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Modern Nomad


Steve Mahon, an industry technology major, has decided to lead the wanderer’s life by means of his 20 feet long, 6,000-pound cargo van, appropriately named Big Blue.

“I’m not happy inside,” says Mahon.

In reality, Mahon says he just likes being outdoors more than anything in the world. And Big Blue lets him live that lifestyle.

“Dead of winter, I’m still outside. I go climb frozen waterfalls. I physically can’t be cooped up inside, I guess. That’s how my mind is.” Mahon says.

Mahon started rock climbing his senior year of high school. Mahon quickly had enough of the indoor version of his favorite pastime. His train of thought, Mahon says, can be summarized as, “Get me out of this building! I want to meet new people!”

He first fell in love with the idea of a nomadic lifestyle after seeing other rock climbers live out of their vans in the Kentucky Red River Gorge. Realizing his small truck didn’t have enough room for his dreams of travel, Mahon drove four hours to Chicago, traded it in for $2,000 credit, and put the rest toward a hulking used cargo van shortly after Labor Day 2013. Wasting no time, Mahon began modifying the van through both his own construction handiwork and the help of Sportsmobile, a company based in California, Texas, and Huntington, Ind., that sells and modifies luxury vans.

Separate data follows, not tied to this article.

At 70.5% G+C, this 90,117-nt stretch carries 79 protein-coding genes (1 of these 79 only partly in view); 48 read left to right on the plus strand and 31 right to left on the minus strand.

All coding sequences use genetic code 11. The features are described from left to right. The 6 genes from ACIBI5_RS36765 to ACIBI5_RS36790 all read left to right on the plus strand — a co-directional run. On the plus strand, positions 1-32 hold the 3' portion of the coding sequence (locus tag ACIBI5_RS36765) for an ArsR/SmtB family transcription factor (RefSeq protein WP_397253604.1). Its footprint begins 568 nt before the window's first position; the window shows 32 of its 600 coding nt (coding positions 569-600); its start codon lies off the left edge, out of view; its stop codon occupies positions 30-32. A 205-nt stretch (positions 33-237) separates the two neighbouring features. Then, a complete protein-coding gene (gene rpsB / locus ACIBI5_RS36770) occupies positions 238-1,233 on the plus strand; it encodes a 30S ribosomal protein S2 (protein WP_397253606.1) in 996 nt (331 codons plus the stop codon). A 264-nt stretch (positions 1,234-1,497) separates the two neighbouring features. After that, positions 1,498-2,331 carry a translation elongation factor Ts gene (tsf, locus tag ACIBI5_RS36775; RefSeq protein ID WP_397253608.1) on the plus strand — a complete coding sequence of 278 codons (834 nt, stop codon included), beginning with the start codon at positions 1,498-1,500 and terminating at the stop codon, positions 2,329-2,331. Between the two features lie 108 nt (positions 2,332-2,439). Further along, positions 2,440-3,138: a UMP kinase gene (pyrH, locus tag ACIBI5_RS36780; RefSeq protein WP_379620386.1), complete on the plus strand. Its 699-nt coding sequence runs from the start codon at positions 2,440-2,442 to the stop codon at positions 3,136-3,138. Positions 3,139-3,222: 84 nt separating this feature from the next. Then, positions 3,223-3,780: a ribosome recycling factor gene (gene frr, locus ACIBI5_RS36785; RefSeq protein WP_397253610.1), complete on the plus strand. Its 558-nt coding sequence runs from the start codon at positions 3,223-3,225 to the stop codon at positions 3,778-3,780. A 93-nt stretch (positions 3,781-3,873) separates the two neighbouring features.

“I had Sportsmobile put in a six-and-a-half foot bench seat that pulls out into a bed,” says Mahon. “So now I have room to carry people. I also had them put in a good 32-inch window behind it. Then I realized I really want a pop-top. I want to be able to sleep on the roof. My buddy who’s six-foot-seven can stand up and not hit his head when it’s open.”

Big Blue also features a bed, fridge, stove and Mahon’s own 12-inch subwoofer. Three of the van’s doors swing out to allow the speakers to project sound outward, avoiding that muffled “car sound.”

Mahon plans to add a drainable sink, drawers, two floor-to-ceiling cabinets and a lot of additional storage space. Despite the vast amount of work put into Big Blue, it all comes back to climbing, and the friends Mahon has made for the rest of his life.

“My closest group of friends, I feel like, is my rock climbing community and people I’ve met there,” says Mahon. “Campus friends will come and go. No matter who you are, you’ll have a few best friends. Climbing friends will tie into a rope with you, no matter what day of the week, no matter where it is, because we have one thing in common.”

Mahon says one of his biggest influences is his friend Simeon Heimowitz, whom Mahon met while climbing in Tennessee. A 45-year-old New Jersey native, Heimowitz’s van is similarly named The Big Beluga.

Whether he’s driving over 6,000 miles along the east coast looking for his next climb, studying for one of his four areas of academic focus or just diligently working on his van, Steve Mahon exemplifies his one creed. “Do what you love, love what you do.”

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